Wild Geese, Revisited

By Adrie Kusserow

Photo by Richard Lee on Unsplash

In her much-beloved poem, Wild Geese, Mary Oliver has something to say about our endless attempts to prove ourselves. You do not have to be good, she advises, or walk on your knees through the desert. You only have to “let the soft animal of your body love what it loves.”  

When you feel lost or discouraged, she adds, just remember that life “calls to you like the wild geese, harsh and exciting,” reminding you of your home in the family of things.  

 Adrie Kussarow reworked Wild Geese to help us sort through our knee-jerk responses to the coronavirus.  This is not the moment to double down and be even more productive.  It’s time to find out what it means to be at home within ourselves. 

You do not have to become totally zen,
You do not have to use this isolation to make your marriage better,
your body slimmer, your children more creative.

You do not have to “maximize its benefits”
By using this time to work even more,
write the bestselling Corona Diaries,
Or preach the gospel of ZOOM.

You only have to let the soft animal of your body unlearn
everything capitalism has taught you,
(That you are nothing if not productive,
That consumption equals happiness,
That the most important unit is the single self.
That you are at your best when you resemble an efficient machine).

Tell me about your fictions, the ones you’ve been sold,
the ones you sheepishly sell others,
and I will tell you mine.

Meanwhile the world as we know it is crumbling.
Meanwhile the virus is moving over the hills,
suburbs, cities, farms and trailer parks.

Meanwhile The News barks at you, harsh and addicting,
Until the push of the remote leaves a dead quiet behind,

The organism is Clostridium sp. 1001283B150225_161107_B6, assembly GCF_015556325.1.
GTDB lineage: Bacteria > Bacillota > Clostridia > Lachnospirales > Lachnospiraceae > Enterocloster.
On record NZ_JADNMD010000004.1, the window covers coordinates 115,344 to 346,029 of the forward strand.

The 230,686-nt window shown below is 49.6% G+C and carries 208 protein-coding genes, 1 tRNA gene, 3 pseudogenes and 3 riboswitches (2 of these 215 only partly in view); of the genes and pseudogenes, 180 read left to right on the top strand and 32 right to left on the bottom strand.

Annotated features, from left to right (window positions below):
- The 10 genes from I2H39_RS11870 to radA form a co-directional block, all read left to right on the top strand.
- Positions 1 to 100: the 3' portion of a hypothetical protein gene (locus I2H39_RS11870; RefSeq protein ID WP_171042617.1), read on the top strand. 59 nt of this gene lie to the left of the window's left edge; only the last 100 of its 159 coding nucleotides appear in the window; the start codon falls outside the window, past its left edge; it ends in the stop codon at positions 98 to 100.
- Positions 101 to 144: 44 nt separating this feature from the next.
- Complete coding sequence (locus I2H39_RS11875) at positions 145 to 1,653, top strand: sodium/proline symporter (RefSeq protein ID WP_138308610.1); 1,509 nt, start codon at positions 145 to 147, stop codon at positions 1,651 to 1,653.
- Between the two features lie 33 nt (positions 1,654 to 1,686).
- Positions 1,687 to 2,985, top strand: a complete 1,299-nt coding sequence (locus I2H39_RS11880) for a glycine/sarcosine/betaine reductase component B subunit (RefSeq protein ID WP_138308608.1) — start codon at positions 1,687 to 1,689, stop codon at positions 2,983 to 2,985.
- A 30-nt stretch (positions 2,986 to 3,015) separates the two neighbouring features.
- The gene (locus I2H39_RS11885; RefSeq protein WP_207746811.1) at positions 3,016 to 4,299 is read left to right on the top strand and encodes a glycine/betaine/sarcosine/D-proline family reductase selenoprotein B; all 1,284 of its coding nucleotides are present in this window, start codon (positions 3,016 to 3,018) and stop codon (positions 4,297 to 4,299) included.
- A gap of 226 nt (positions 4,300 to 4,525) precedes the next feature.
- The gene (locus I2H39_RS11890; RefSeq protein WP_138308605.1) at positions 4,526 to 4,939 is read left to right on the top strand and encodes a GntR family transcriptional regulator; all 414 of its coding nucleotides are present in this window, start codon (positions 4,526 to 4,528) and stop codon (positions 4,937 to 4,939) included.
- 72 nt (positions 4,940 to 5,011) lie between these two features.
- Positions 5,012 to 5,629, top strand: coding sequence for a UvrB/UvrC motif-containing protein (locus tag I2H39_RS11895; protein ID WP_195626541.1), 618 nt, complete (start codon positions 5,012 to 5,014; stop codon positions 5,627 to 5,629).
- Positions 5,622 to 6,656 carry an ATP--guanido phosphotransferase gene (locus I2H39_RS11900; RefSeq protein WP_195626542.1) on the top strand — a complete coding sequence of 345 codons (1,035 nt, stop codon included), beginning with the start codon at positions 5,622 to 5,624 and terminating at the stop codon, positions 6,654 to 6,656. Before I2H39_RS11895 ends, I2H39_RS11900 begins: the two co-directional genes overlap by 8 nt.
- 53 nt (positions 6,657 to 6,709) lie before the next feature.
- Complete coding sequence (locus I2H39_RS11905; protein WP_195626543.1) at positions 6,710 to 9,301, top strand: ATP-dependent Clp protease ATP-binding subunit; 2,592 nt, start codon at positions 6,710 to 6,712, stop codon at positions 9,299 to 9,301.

a loneliness that hums as the heart anchors.

Meanwhile a new paradigm is composing itself in our minds,
Could birth at any moment if we clear some space
From the same tired hegemonies.

Remember, you are allowed to be still as the white birch,
Stunned by what you see,
Uselessly shedding your coils of paper skins
Because it gives you something to do.

Meanwhile, on top of everything else you are facing,
Do not let capitalism co-opt this moment,
laying its whistles and train tracks across your weary heart.

Even if your life looks nothing like the Sabbath,
Your stress boa-constricting your chest.
Know that your antsy kids, your terror, your shifting moods,
Your need for a drink have every right to be here,
And are no less sacred than a yoga class.

Whoever you are, no matter how broken,
the world still has a place for you, calls to you over and over
announcing your place as legit, as forgiven,
even if you fail and fail and fail again.
remind yourself over and over,
all the swells and storms that run through your long tired body
all have their place here, now in this world.

It is your birthright to be held
deeply, warmly in the family of things,
not one cell left in the cold.

Adrie Kussarow is a poet and cultural anthropologist with special interests in refugees, social inequalities, poverty, anthropology of religion, culture, illness and healing, social class and ethnographic poetry.  A strong proponent of study abroad she had taken students to Sudan, Uganda and Bhutan.  A graduate of Harvard Divinity School and a PhD in anthropology from Harvard,  Adrie teaches at St. Michael’s College in Colchester, Vermont.

Recommended Reading

Wild Geese by Mary Oliver

Hunting Down the Monk (New American Poets Series) by Adrie Kussarow

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